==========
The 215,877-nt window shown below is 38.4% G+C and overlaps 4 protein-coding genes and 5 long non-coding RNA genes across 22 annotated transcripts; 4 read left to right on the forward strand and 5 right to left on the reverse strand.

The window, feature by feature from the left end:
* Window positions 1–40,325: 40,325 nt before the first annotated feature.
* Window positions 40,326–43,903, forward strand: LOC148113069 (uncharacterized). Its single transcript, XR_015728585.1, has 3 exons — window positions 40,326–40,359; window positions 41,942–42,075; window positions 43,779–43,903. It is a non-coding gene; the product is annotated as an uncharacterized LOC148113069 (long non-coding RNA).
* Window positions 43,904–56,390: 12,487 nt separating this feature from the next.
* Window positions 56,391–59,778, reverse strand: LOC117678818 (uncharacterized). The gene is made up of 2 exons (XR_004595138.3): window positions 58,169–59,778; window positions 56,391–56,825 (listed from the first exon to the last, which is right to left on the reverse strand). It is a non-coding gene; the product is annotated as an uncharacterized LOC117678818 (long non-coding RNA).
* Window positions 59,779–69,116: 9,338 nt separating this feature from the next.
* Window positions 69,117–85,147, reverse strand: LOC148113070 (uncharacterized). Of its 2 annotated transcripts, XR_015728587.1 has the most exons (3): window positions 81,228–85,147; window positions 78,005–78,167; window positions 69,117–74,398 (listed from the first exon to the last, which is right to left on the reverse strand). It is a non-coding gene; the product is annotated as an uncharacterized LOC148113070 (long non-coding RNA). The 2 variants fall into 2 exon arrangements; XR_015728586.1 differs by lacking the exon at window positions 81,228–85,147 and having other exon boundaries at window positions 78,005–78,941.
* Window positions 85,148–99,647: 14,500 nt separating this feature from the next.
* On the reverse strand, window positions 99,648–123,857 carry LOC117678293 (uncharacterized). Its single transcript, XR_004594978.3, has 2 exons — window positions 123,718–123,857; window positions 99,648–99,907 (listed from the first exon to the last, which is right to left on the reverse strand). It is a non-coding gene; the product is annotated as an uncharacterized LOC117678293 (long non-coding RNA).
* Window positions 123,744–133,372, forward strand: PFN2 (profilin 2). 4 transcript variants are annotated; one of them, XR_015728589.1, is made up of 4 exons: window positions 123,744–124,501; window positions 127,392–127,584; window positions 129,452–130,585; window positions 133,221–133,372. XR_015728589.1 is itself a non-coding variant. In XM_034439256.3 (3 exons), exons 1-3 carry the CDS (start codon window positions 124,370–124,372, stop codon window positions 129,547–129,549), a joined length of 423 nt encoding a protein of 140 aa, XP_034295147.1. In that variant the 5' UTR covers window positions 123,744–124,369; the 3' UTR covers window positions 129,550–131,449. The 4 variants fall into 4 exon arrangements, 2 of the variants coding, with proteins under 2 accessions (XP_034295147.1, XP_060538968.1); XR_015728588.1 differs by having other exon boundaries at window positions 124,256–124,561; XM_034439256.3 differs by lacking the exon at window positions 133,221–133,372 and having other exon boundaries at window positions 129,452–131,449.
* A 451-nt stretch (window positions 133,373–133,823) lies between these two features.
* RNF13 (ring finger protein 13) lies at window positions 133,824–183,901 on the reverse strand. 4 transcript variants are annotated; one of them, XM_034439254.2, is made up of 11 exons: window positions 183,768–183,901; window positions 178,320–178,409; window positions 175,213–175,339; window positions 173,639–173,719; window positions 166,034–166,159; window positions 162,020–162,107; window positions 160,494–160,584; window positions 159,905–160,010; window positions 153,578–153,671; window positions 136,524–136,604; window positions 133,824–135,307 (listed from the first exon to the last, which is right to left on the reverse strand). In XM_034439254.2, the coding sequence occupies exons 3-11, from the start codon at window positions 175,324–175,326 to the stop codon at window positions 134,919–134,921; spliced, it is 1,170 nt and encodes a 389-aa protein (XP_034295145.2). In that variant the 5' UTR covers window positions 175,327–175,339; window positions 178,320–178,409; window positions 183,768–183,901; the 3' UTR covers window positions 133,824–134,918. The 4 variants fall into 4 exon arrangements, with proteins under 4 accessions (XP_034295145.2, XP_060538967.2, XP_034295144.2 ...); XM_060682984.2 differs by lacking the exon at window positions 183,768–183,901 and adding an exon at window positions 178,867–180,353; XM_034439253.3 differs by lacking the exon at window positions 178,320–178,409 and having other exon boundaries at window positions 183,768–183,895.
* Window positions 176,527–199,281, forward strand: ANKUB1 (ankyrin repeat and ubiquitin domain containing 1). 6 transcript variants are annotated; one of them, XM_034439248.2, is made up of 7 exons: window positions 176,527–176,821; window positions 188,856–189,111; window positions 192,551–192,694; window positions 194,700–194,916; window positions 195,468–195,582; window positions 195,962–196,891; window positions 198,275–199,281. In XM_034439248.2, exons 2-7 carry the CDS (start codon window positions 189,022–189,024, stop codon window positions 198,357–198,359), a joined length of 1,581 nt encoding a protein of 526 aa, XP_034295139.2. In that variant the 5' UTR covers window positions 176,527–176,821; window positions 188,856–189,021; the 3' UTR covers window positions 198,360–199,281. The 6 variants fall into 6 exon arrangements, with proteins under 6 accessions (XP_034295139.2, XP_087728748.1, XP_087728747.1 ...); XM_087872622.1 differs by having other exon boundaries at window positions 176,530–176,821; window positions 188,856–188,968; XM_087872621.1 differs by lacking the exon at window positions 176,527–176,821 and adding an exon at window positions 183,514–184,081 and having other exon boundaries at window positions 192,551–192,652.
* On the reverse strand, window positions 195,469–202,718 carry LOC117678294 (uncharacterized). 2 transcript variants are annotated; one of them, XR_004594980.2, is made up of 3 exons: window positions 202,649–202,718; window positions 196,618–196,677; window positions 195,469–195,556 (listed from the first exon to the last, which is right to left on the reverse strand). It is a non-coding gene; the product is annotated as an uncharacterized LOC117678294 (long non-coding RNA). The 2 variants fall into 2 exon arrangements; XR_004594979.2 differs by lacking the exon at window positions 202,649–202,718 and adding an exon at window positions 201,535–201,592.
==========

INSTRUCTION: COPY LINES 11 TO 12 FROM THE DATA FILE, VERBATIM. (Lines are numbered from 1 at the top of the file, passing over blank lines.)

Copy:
* Window positions 123,744–133,372, forward strand: PFN2 (profilin 2). 4 transcript variants are annotated; one of them, XR_015728589.1, is made up of 4 exons: window positions 123,744–124,501; window positions 127,392–127,584; window positions 129,452–130,585; window positions 133,221–133,372. XR_015728589.1 is itself a non-coding variant. In XM_034439256.3 (3 exons), exons 1-3 carry the CDS (start codon window positions 124,370–124,372, stop codon window positions 129,547–129,549), a joined length of 423 nt encoding a protein of 140 aa, XP_034295147.1. In that variant the 5' UTR covers window positions 123,744–124,369; the 3' UTR covers window positions 129,550–131,449. The 4 variants fall into 4 exon arrangements, 2 of the variants coding, with proteins under 2 accessions (XP_034295147.1, XP_060538968.1); XR_015728588.1 differs by having other exon boundaries at window positions 124,256–124,561; XM_034439256.3 differs by lacking the exon at window positions 133,221–133,372 and having other exon boundaries at window positions 129,452–131,449.
* A 451-nt stretch (window positions 133,373–133,823) lies between these two features.